Ayushya hOmam...and drishti parihAram....
“On the child’s birthday, a ritual is performed to ensure longevity. This ritual is known as Ayushya Homam. This ceremony is held on the child’s birthday reckoned as per the Tamil calendar based on the position of the nakshatras or stars and not the Gregorian calendar. The child’s first birthday is the most important.”
Here are a few snaps from KTB’s Ayush hOmam (it was neither her birth-star date nor her date of birth, we just had it on a Sunday, that’s all!)
The guests gather to bless us with sanctified rice being thrown as a form of benison:
Then they gather for the “poorNa Ahuthi” or the making of all sorts of offerings to agni, the Fire God, to bear as a messenger to the Gods in Heaven:
After we came home, a friend insisted that the “evil eye” had to be averted from the little one, and she performed her version of this rite,the
which is very different from what my family would do:
I simply cannot believe in this rite. If I have invited our friends for a celebration, I cannot understand how such an “evil eye” or negative energy will be brought around the child, and how doing this kind of ritual will “remove” it. I hate the very idea that someone (in this case, friends of ours!) will “cast an evil eye” upon the baby, and find it very distasteful. This is as if I am saying that my friends are capable of being envious and jealous! Yes, perhaps if we had taken the baby out in a public space, I might agree that she might have attracted negative or jealous thoughts…but I cannot admit the idea that my own friends will direct such thoughts at her at an occasion to celebrate her turning one. If I believe this, I might as well not have such a celebration at all, because then I believe something less than the best of my own friends.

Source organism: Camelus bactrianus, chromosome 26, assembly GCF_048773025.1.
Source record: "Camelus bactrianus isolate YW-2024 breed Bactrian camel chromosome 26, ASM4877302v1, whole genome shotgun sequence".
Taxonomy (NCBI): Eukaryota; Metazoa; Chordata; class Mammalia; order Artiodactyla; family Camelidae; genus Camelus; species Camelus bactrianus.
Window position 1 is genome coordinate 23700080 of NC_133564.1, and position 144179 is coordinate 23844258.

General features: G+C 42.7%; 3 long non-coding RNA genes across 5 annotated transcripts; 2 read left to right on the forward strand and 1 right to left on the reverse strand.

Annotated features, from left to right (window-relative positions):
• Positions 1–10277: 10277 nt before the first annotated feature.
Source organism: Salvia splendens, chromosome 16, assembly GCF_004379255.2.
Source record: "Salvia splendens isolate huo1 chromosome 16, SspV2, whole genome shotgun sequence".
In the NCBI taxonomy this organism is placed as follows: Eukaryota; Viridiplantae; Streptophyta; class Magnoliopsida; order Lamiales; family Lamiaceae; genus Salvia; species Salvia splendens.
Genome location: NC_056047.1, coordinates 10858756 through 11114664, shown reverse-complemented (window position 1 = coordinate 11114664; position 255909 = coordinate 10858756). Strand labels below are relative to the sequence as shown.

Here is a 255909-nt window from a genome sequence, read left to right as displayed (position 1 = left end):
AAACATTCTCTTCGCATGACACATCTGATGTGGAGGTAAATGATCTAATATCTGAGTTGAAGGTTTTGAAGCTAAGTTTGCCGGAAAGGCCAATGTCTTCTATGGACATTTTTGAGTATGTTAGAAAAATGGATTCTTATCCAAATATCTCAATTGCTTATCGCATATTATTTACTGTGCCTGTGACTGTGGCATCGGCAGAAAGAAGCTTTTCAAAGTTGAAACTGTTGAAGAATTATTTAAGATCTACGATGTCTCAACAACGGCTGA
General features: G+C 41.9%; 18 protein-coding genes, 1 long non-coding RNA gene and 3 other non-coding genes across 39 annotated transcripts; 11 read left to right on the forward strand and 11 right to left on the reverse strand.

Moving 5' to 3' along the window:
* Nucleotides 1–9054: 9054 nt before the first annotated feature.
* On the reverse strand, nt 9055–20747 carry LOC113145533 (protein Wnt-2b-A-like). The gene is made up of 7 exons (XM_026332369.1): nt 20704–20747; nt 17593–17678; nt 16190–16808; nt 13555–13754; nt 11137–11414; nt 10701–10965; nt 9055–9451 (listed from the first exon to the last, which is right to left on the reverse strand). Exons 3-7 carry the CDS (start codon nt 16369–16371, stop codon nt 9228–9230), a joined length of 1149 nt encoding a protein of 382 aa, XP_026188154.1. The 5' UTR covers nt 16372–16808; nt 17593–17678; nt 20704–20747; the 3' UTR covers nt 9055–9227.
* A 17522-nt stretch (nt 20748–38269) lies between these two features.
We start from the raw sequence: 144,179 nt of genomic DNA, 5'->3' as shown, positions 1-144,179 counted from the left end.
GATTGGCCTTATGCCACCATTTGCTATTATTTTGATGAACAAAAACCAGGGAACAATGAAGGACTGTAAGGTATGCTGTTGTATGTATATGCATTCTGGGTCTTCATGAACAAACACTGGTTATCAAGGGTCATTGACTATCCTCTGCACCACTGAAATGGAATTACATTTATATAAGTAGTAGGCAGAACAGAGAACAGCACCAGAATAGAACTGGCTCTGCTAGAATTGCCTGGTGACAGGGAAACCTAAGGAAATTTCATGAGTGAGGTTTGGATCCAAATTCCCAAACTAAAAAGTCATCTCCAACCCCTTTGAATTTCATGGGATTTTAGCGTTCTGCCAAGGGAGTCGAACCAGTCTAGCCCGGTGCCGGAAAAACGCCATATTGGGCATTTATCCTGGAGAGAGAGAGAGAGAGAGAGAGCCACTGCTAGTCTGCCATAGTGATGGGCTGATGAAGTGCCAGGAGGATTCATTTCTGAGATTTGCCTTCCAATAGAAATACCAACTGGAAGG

And also, how will the act of “windmilling” fistfuls of salt around the child (which is what we do) or burning one’s fingers over a flame, to get a little soot to mark the baby’s forehead, take away this negativity, if it does exist?
And…. when we say that we do not believe in a certain ritual (especially when the father is from a very different culture) , some people insist on foisting their beliefs upon us, and insist on us doing the ritual, or doing it themselves. Since it seemed so important to them, DnA agreed to let it be done, but I certainly wish that others would not insist on doing what they think fit, but let us stick to what we want to do… I am glad DnA are so accomodating!